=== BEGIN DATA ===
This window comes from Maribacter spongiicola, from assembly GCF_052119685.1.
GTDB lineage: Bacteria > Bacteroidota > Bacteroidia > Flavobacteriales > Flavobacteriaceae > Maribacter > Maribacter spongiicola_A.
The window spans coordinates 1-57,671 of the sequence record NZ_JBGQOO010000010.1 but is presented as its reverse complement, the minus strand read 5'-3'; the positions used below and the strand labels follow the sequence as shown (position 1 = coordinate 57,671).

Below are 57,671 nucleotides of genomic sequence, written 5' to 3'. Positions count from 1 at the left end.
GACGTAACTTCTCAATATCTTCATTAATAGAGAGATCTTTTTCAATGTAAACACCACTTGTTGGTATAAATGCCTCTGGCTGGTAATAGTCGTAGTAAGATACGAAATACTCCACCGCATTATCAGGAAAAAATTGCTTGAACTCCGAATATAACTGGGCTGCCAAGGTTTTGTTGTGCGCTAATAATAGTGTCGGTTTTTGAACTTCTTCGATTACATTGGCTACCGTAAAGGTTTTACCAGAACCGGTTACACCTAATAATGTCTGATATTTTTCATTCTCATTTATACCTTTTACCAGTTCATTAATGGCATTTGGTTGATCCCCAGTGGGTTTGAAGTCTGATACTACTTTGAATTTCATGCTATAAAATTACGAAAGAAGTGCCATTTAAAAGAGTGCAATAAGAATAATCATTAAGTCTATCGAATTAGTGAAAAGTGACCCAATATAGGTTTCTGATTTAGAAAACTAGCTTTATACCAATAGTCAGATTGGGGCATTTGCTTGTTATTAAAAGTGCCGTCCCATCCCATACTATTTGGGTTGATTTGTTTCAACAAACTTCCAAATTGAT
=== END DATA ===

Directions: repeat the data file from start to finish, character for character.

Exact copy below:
This window comes from Maribacter spongiicola, from assembly GCF_052119685.1.
GTDB lineage: Bacteria > Bacteroidota > Bacteroidia > Flavobacteriales > Flavobacteriaceae > Maribacter > Maribacter spongiicola_A.
The window spans coordinates 1-57,671 of the sequence record NZ_JBGQOO010000010.1 but is presented as its reverse complement, the minus strand read 5'-3'; the positions used below and the strand labels follow the sequence as shown (position 1 = coordinate 57,671).

Below are 57,671 nucleotides of genomic sequence, written 5' to 3'. Positions count from 1 at the left end.
GACGTAACTTCTCAATATCTTCATTAATAGAGAGATCTTTTTCAATGTAAACACCACTTGTTGGTATAAATGCCTCTGGCTGGTAATAGTCGTAGTAAGATACGAAATACTCCACCGCATTATCAGGAAAAAATTGCTTGAACTCCGAATATAACTGGGCTGCCAAGGTTTTGTTGTGCGCTAATAATAGTGTCGGTTTTTGAACTTCTTCGATTACATTGGCTACCGTAAAGGTTTTACCAGAACCGGTTACACCTAATAATGTCTGATATTTTTCATTCTCATTTATACCTTTTACCAGTTCATTAATGGCATTTGGTTGATCCCCAGTGGGTTTGAAGTCTGATACTACTTTGAATTTCATGCTATAAAATTACGAAAGAAGTGCCATTTAAAAGAGTGCAATAAGAATAATCATTAAGTCTATCGAATTAGTGAAAAGTGACCCAATATAGGTTTCTGATTTAGAAAACTAGCTTTATACCAATAGTCAGATTGGGGCATTTGCTTGTTATTAAAAGTGCCGTCCCATCCCATACTATTTGGGTTGATTTGTTTCAACAAACTTCCAAATTGAT